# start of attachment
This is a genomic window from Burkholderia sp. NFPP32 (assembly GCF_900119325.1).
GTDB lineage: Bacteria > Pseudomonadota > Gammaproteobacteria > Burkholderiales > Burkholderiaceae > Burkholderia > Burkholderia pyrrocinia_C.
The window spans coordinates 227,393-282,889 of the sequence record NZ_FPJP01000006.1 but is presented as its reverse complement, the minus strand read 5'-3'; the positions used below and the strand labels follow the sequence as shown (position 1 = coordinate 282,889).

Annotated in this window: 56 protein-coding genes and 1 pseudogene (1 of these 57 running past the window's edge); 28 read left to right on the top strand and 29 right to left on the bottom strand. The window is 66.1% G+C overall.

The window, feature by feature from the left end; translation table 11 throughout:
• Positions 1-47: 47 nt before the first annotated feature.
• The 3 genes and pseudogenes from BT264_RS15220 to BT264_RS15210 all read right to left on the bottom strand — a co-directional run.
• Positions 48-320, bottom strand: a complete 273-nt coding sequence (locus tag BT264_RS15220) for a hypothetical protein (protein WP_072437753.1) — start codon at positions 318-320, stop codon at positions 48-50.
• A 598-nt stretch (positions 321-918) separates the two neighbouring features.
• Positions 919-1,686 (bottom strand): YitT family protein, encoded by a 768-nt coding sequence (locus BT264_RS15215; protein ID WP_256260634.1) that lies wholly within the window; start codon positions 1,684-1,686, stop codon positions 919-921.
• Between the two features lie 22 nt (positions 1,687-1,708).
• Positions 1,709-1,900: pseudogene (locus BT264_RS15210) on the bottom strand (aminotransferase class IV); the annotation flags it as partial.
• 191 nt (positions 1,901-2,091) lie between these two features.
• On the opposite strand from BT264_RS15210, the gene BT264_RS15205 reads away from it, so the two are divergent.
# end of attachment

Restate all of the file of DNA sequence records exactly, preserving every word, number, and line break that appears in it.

This is a genomic window from Burkholderia sp. NFPP32 (assembly GCF_900119325.1).
GTDB lineage: Bacteria > Pseudomonadota > Gammaproteobacteria > Burkholderiales > Burkholderiaceae > Burkholderia > Burkholderia pyrrocinia_C.
The window spans coordinates 227,393-282,889 of the sequence record NZ_FPJP01000006.1 but is presented as its reverse complement, the minus strand read 5'-3'; the positions used below and the strand labels follow the sequence as shown (position 1 = coordinate 282,889).

Annotated in this window: 56 protein-coding genes and 1 pseudogene (1 of these 57 running past the window's edge); 28 read left to right on the top strand and 29 right to left on the bottom strand. The window is 66.1% G+C overall.

The window, feature by feature from the left end; translation table 11 throughout:
• Positions 1-47: 47 nt before the first annotated feature.
• The 3 genes and pseudogenes from BT264_RS15220 to BT264_RS15210 all read right to left on the bottom strand — a co-directional run.
• Positions 48-320, bottom strand: a complete 273-nt coding sequence (locus tag BT264_RS15220) for a hypothetical protein (protein WP_072437753.1) — start codon at positions 318-320, stop codon at positions 48-50.
• A 598-nt stretch (positions 321-918) separates the two neighbouring features.
• Positions 919-1,686 (bottom strand): YitT family protein, encoded by a 768-nt coding sequence (locus BT264_RS15215; protein ID WP_256260634.1) that lies wholly within the window; start codon positions 1,684-1,686, stop codon positions 919-921.
• Between the two features lie 22 nt (positions 1,687-1,708).
• Positions 1,709-1,900: pseudogene (locus BT264_RS15210) on the bottom strand (aminotransferase class IV); the annotation flags it as partial.
• 191 nt (positions 1,901-2,091) lie between these two features.
• On the opposite strand from BT264_RS15210, the gene BT264_RS15205 reads away from it, so the two are divergent.